The evolution of videogames has slowly moved into freedom over the years, cementing the whole concept of a living, breathing world. Granted, to an extent, RPG games have had living, breathing worlds for decades now, it's just that only recently has that concept been wrapped around other games. Freedom is an amazing thing; it's arguably the most addictive trait in a videogame, as it gives it an almost infinite scope. Oblivion is one of those games. While Xbox 360 owners have been able to enjoy Oblivion for the past year, PS3 owners have finally received their port, which comes complete with noticeably improved visuals and additional content.
Oblivion is my first Elder Scrolls adventure, so I wasn't really sure what to expect. Having come off one enormous RPG some months ago (Final Fantasy XII), I wondered what's in store for me with Oblivion. As soon as I started the game, and before I even got to the adventure, I realized what the fuss was all about. The character creation process is absolutely astounding; it is without a doubt the deepest process a videogame has ever seen. You can customize virtually every detail of your character's face, which means that no two creations will look a like. I spent over an hour just tweaking my character, I was absolutely floored by the depth. On top of that, you can be any race you wish, so you're not limited to just human characters, pick a reptilian, elvan, ogre/orc, and so forth.
When the game started, I found myself locked in a prison, but in the prison is where the story begins. The Emperor of the Imperial City and his guards come into your cell, and you find out that your quarter contains a secret underground passageway. You then find out why the Emperor needs the passageway, and he informs you that his destined death is fast approaching. Emperor Septim sees something in you, and believes he's seen your face in his dreams, so he allows you to escape the cell through the passage with him and his guards. I won't go any further with the story, so as to not spoil anything, but from here on you will be fighting through the sewers until you reach the exit and find yourself out in the game's gorgeous world.
Within that first 30 minutes of play, you'll realize all of the game's superb qualities. After the Emperor and his guards fight off the first group of assassins, you'll be able to pick up everything they had on them, and make it your own — and that goes for practically every enemy (or combatant) that you encounter. You won't necessarily be limited to taking items from only your dead enemies, but if you choose to, you can pick a fight with an imperial officer, kill him, and then take his armor, sword, shield, and anything else. Oblivion gives you full control of your actions, so you have to be well aware of what the repercussions are.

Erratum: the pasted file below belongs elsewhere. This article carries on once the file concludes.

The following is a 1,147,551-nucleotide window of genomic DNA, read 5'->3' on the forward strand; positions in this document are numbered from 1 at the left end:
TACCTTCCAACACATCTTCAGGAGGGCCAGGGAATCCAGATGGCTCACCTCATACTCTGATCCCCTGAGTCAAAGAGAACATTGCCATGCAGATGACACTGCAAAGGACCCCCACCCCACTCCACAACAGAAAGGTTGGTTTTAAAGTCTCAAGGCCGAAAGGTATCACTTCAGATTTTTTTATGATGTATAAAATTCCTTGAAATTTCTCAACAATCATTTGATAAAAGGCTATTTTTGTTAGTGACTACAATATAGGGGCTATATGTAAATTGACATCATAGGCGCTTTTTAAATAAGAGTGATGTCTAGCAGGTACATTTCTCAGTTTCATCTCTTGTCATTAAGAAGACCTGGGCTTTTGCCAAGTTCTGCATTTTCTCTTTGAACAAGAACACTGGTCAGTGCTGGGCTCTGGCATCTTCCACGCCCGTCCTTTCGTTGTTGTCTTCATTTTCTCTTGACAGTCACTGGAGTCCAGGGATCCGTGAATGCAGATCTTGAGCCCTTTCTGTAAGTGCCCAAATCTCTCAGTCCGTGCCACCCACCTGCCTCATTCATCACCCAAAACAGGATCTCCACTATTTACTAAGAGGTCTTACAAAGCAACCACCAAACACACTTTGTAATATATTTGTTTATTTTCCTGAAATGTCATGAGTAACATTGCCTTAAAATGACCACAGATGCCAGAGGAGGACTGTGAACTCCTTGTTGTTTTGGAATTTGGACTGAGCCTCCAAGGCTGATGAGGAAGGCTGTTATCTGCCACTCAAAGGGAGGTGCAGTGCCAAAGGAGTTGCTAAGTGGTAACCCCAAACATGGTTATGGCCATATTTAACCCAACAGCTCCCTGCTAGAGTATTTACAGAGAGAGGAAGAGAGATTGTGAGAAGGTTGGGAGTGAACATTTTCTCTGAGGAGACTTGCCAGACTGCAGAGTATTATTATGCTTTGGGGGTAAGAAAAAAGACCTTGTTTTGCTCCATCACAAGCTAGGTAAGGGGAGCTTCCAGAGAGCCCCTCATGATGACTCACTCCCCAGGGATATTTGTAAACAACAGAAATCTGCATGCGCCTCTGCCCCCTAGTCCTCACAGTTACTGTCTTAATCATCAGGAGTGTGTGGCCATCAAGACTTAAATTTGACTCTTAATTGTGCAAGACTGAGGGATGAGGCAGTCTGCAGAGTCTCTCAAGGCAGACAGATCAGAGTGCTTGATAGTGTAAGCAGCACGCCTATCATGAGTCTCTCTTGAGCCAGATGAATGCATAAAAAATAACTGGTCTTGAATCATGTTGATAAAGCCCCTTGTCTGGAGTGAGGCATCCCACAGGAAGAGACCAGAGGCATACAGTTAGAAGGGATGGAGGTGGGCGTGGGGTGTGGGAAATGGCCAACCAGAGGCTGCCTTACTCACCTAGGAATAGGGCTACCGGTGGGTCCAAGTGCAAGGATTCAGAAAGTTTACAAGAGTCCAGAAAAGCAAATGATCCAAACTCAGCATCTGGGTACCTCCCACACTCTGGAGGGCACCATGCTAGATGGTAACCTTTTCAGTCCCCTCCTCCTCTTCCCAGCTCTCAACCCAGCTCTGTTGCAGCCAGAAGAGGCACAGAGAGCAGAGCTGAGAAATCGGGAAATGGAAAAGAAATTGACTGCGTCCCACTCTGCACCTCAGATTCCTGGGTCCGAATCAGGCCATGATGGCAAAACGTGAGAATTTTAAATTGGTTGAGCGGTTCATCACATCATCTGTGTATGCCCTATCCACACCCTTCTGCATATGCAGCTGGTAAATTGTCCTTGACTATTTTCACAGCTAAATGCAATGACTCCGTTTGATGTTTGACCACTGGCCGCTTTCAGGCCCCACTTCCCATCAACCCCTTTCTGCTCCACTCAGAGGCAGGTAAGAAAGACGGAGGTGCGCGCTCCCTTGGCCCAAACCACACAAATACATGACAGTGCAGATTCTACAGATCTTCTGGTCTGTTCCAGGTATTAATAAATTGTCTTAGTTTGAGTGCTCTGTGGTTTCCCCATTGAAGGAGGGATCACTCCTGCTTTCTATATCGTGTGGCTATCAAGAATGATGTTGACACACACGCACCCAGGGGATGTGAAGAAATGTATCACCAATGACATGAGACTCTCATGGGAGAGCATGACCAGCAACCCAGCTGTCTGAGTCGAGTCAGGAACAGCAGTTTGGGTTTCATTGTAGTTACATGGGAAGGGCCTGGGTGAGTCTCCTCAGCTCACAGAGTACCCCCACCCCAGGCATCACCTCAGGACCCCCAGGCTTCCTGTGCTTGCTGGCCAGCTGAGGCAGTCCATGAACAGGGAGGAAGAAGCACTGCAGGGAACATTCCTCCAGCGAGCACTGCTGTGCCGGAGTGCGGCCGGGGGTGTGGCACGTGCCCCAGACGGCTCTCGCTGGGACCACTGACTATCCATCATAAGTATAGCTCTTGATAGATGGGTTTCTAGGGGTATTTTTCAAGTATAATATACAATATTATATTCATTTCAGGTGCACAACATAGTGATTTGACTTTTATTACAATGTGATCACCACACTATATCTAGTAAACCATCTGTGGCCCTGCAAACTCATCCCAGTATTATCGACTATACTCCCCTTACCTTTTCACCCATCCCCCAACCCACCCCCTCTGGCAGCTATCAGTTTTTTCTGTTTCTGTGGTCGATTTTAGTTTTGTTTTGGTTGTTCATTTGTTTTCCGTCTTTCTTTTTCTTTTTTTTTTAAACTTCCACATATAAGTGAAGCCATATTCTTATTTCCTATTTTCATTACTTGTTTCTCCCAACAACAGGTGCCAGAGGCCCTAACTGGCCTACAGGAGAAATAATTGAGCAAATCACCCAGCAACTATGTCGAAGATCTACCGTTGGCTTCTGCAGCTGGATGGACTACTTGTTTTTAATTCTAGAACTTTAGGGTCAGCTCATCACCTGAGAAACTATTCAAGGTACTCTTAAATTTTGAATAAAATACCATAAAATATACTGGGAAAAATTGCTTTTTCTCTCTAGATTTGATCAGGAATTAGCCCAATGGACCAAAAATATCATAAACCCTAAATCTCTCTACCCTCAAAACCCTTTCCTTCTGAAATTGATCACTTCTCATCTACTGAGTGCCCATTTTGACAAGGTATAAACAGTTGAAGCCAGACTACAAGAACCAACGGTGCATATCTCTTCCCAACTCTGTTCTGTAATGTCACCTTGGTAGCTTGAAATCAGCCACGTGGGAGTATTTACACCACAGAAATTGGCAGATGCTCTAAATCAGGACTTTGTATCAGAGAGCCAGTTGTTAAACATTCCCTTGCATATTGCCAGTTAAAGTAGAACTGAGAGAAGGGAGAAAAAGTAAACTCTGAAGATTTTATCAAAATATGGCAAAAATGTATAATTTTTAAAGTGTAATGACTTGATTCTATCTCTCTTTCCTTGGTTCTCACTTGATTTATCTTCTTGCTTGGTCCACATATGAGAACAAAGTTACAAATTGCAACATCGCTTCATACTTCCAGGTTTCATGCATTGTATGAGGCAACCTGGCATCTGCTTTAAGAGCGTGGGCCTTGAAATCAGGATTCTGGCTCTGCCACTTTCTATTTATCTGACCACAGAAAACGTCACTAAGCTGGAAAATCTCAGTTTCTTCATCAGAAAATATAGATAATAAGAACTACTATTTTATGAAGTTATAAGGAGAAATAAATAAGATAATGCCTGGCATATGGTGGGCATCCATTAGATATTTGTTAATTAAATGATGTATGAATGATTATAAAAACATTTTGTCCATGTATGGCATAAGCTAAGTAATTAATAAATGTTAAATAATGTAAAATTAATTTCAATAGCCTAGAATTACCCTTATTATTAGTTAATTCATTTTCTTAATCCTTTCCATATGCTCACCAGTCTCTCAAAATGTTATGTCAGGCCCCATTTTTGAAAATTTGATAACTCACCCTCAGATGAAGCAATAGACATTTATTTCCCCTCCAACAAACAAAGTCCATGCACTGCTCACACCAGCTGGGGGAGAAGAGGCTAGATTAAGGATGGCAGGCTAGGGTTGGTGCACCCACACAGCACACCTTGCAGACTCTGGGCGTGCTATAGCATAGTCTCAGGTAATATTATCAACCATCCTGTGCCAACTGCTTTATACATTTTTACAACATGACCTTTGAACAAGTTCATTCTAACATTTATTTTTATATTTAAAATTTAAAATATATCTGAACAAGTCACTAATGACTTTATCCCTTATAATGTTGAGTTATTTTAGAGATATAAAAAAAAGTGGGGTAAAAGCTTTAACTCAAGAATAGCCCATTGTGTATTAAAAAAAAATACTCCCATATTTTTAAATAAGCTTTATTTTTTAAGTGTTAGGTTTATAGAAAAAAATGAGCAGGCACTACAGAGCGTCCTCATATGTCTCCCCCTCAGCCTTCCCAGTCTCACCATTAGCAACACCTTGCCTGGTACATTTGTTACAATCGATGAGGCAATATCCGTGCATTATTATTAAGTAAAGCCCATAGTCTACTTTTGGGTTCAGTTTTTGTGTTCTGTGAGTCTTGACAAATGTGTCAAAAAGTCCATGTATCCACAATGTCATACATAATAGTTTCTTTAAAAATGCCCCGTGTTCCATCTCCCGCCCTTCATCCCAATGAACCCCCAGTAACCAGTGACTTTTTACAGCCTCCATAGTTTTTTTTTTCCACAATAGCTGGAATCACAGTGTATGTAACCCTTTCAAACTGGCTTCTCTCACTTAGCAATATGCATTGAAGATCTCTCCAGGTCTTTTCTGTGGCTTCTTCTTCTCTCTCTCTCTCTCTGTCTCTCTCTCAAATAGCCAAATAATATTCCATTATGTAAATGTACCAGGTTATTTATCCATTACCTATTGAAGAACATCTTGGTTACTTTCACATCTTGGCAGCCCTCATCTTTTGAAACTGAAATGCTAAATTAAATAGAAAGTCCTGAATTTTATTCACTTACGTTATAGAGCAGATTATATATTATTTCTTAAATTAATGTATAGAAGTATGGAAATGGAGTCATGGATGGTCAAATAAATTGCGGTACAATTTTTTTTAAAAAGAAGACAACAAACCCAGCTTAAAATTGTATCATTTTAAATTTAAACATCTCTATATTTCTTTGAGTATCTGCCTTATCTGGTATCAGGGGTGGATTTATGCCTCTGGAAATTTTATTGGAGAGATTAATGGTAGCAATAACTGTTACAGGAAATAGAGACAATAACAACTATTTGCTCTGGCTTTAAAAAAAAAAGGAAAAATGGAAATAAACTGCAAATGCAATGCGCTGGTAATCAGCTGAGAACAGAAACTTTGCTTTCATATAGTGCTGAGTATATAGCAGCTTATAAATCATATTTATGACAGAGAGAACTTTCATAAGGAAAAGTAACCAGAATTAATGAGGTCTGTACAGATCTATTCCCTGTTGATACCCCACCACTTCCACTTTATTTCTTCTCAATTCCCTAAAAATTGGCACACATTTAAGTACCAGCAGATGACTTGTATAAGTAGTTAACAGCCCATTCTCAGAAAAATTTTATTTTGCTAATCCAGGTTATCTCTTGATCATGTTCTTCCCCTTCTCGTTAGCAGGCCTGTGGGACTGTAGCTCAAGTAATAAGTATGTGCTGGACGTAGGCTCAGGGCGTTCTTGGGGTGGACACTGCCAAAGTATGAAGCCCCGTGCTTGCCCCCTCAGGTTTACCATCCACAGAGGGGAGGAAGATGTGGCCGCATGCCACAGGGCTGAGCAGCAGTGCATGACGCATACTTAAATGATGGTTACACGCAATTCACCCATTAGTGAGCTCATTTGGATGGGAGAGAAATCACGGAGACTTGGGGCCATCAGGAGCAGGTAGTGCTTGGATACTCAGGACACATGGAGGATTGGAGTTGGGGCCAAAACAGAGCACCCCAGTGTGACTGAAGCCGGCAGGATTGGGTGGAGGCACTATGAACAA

If you commit a crime within policed territory, you'll have to either pay a fine, resist arrest, or go to jail. Resisting arrest raises your bounty, so unless you want to be on the run for good, I'd advise against this. You can pay the fine if you have the loot. Or you can go to jail, but that negates some of your experience levels. Longer sentences negate more experience from more skills, and vice versa. And don't worry, jail sentences are served simply by sleeping (an instantaneous process) – but when you look at your statistics page, you'll be able to tell how long your sentence was.
The best thing I can tell any gamer is that if you're a fan of all sorts of RPGs, aside from Japanese-RPGs, and you love games like Baldur's Gate, then you might as well kiss your social life goodbye with Oblivion. The amount of journeys, quests, side-quests, and options the game has is absolutely absurd. I thought Final Fantasy XII had value, imagine three times what FFXII offered. Every little crevice of Oblivion has additional crevices, and the entire game's land is enormous. The game defines freedom, as it allows you to access anything that you see in the background.
Furthermore, interaction with NPCs (non-playable characters) is well done, as every NPC has something to say. And there's a ton of guilds and factions you can join, and climb the ranks in. Oblivion is the very definition of what it means to be non-linear. You can side-quest from, practically, the very beginning of the game and that's just amazing.
Because Oblivion is a first-person RPG (there is also a third-person view), you don't have a party (like Final Fantasy) following you everywhere you go. Likewise, for those of you who've never played an Elder Scrolls game, battles are completely real-time and fighting is completely dependant on the class you granted your character – if you choose to be a warrior, thief, knight, battlemage, mage, monk, etc. And hey, here's some more freedom for you, if none of the classes satisfy you, go ahead and craft your own.